Under the Skin director Jonathan Glazer is known for his subversive, uncompromising approach to filmmaking. Small wonder, then, that excitement has greeted the news that his latest production, Strasbourg 1518, will be released on BBC Two later this month.
Alongside Glazer’s direction, the fifteen-minute short film will feature a soundtrack created by Mica Levi, who also composed the award-winning music of Under the Skin. It was co-commissioned by Artangel and Sadler’s Wells and will, according to the BBC, be “a collaboration in isolation with some of the greatest dancers working today,” although so far no names have been released.
That the film was made ‘in isolation’ speaks to its creation, which is in direct response to the COVID-19 pandemic and subsequent lockdown. Produced by Academy Films, Strasbourg 1518 is one of many original and revived productions compiled for BBC Arts’ Culture in Quarantine initiative, aimed at increasing the general public’s access to the arts while theatres and other venues remain closed.
Glazer’s resume, which also includes Birth and Sexy Beasts, may be short, but critics have little doubt of his talent. The Guardian, for instance, ranked Under the Skin among the top five films of the 21st century so far. Moreover, Glazer is no sweet summer child when it comes to short films, as evidenced by his five-minute horror The Fall. The production debuted entirely unannounced on BBC Two in October last year, shocking unsuspecting viewers who had tuned in expecting an hour of stand-up comedy on Live at the Apollo. Those who enjoyed the unapologetically chilling tale of a masked lynch mob – plus at least some of those who didn’t – will doubtless be interested to see what its director, and Levi, can do with fifteen minutes of runtime and several highly skilled dancers.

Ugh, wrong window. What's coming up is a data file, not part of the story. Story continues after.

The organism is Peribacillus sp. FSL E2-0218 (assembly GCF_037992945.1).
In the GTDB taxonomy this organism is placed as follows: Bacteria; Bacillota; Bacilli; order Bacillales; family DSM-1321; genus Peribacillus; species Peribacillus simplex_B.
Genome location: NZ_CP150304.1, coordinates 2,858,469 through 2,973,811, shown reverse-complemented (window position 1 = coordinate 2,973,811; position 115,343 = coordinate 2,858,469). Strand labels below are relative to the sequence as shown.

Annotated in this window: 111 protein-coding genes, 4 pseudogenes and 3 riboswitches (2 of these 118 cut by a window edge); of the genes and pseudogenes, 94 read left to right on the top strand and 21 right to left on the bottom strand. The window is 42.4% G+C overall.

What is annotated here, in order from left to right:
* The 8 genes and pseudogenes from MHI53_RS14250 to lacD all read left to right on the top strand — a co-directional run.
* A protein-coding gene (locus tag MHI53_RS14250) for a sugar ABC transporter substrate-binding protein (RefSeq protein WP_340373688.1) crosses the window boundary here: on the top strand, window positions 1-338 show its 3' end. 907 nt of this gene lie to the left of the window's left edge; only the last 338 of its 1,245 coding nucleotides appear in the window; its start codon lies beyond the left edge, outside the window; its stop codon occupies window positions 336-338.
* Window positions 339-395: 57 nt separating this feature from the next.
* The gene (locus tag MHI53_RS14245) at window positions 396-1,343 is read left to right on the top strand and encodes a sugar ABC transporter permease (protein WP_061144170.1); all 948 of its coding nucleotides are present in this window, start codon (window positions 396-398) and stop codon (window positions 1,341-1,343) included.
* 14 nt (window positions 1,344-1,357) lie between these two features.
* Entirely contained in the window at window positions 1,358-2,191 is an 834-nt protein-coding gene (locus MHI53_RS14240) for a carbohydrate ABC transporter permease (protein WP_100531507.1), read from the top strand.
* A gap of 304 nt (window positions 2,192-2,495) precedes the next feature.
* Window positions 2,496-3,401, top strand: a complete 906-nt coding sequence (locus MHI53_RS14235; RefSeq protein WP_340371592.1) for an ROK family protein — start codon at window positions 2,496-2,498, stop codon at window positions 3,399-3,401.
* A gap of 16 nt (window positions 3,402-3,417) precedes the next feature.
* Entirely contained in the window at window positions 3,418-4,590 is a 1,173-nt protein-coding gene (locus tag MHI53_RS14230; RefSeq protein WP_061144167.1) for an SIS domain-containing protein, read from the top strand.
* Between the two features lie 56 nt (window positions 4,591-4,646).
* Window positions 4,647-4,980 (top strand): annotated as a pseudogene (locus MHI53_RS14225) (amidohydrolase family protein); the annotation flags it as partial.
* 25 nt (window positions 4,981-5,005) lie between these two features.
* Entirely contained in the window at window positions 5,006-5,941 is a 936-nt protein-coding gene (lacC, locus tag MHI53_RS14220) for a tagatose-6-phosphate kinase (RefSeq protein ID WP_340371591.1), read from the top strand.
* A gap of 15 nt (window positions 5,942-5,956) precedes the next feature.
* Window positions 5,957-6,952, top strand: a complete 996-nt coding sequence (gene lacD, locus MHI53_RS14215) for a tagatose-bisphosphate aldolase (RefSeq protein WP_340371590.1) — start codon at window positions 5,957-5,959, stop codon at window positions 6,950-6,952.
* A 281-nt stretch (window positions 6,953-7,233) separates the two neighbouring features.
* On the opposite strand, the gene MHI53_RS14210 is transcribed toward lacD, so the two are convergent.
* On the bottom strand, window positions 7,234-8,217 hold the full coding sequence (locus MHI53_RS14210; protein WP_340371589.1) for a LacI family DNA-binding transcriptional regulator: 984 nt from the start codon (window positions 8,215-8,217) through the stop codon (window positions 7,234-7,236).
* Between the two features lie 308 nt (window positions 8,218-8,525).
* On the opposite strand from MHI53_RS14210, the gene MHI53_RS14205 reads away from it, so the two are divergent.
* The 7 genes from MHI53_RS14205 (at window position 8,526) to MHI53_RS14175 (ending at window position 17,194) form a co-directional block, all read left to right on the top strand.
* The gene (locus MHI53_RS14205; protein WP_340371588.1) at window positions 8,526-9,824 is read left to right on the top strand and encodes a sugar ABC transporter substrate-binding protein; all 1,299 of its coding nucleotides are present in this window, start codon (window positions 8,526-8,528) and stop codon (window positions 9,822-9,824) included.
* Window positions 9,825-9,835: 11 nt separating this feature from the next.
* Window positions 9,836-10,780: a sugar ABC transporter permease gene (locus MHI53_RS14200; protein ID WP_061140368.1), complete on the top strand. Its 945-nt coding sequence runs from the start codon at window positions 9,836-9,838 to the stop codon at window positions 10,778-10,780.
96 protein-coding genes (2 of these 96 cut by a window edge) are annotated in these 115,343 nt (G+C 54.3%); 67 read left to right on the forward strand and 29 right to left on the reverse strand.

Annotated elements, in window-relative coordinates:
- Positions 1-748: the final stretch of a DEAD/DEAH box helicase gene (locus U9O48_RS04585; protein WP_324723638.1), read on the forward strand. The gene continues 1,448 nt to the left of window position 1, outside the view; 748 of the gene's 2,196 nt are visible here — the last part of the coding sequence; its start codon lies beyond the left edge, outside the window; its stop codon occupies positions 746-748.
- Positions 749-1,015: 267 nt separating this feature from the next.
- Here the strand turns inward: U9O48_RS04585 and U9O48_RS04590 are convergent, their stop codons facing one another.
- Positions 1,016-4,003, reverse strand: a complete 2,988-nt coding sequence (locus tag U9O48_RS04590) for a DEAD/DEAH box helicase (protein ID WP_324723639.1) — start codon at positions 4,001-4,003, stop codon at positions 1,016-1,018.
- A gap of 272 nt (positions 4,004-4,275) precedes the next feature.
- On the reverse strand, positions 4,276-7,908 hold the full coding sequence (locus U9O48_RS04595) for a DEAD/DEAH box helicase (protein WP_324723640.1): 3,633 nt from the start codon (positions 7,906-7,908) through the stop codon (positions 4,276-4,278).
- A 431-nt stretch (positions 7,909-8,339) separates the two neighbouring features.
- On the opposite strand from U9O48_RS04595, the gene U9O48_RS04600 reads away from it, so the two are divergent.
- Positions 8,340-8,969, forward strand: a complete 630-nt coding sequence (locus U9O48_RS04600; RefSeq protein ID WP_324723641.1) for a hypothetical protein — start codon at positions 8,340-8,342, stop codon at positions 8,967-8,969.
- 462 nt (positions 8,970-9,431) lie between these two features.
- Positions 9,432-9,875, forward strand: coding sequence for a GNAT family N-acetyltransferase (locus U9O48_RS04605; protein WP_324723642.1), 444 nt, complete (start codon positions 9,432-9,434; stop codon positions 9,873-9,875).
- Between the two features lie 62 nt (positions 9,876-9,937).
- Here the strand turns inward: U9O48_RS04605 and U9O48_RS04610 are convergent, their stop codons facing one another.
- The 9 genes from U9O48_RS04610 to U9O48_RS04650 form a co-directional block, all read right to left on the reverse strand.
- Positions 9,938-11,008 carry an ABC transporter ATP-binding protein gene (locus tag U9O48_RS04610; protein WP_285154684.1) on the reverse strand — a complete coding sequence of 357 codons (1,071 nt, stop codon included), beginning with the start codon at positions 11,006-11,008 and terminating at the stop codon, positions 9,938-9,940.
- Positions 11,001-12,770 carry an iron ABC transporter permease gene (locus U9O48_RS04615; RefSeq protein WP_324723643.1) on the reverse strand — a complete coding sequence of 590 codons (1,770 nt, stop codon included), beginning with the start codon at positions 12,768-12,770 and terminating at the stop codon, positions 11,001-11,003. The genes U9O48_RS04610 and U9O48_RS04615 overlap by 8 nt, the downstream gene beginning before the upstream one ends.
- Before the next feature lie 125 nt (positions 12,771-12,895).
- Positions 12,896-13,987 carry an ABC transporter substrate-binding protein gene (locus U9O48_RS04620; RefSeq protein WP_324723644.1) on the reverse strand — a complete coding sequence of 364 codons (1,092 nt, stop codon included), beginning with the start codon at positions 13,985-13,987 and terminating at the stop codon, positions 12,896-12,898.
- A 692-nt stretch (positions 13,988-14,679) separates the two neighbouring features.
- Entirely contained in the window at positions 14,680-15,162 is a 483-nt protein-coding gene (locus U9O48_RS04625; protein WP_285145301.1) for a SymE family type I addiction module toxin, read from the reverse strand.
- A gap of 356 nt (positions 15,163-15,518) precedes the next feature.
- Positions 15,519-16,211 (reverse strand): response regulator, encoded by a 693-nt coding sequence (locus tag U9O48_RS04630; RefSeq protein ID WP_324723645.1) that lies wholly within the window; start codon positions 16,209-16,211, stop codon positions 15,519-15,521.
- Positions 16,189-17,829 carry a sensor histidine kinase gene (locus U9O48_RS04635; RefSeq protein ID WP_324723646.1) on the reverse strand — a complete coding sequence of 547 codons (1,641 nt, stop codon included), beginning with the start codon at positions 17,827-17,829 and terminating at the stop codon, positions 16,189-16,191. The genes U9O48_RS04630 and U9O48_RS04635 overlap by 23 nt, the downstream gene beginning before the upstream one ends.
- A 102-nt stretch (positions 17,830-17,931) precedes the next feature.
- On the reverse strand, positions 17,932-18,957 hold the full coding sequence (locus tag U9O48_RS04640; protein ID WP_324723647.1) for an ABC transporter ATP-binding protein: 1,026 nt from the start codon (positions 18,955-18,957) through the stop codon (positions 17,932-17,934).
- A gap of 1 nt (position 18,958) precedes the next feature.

Details of Strasbourg 1518’s content, like its cast, remain closely guarded secrets. However, the BBC’s statement that the film is inspired by “a powerful involuntary mania which took hold of citizens in the city of Strasbourg just over 500 years ago” indicates that it will at least heavily allude to the so-called “dancing plague” that occurred in – guess where – Strasbourg, 1518. The “plague”, which spread to around 400 people over its two-month lifespan, caused sufferers to dance or at least convulse uncontrollably, not stopping until they collapsed and in some cases died from exhaustion. Contemporary accounts blamed the outbreak on demonic possession, overheated blood and lazy women (yes, really). Today, however, it’s thought to have been caused either by food infected with a fungal disease or by mass hysteria.
Strasbourg 1518 is set to premiere at 10pm on Monday, 20 July. It is unclear whether further information about the film will be divulged prior to its release.
Words by Emma Curzon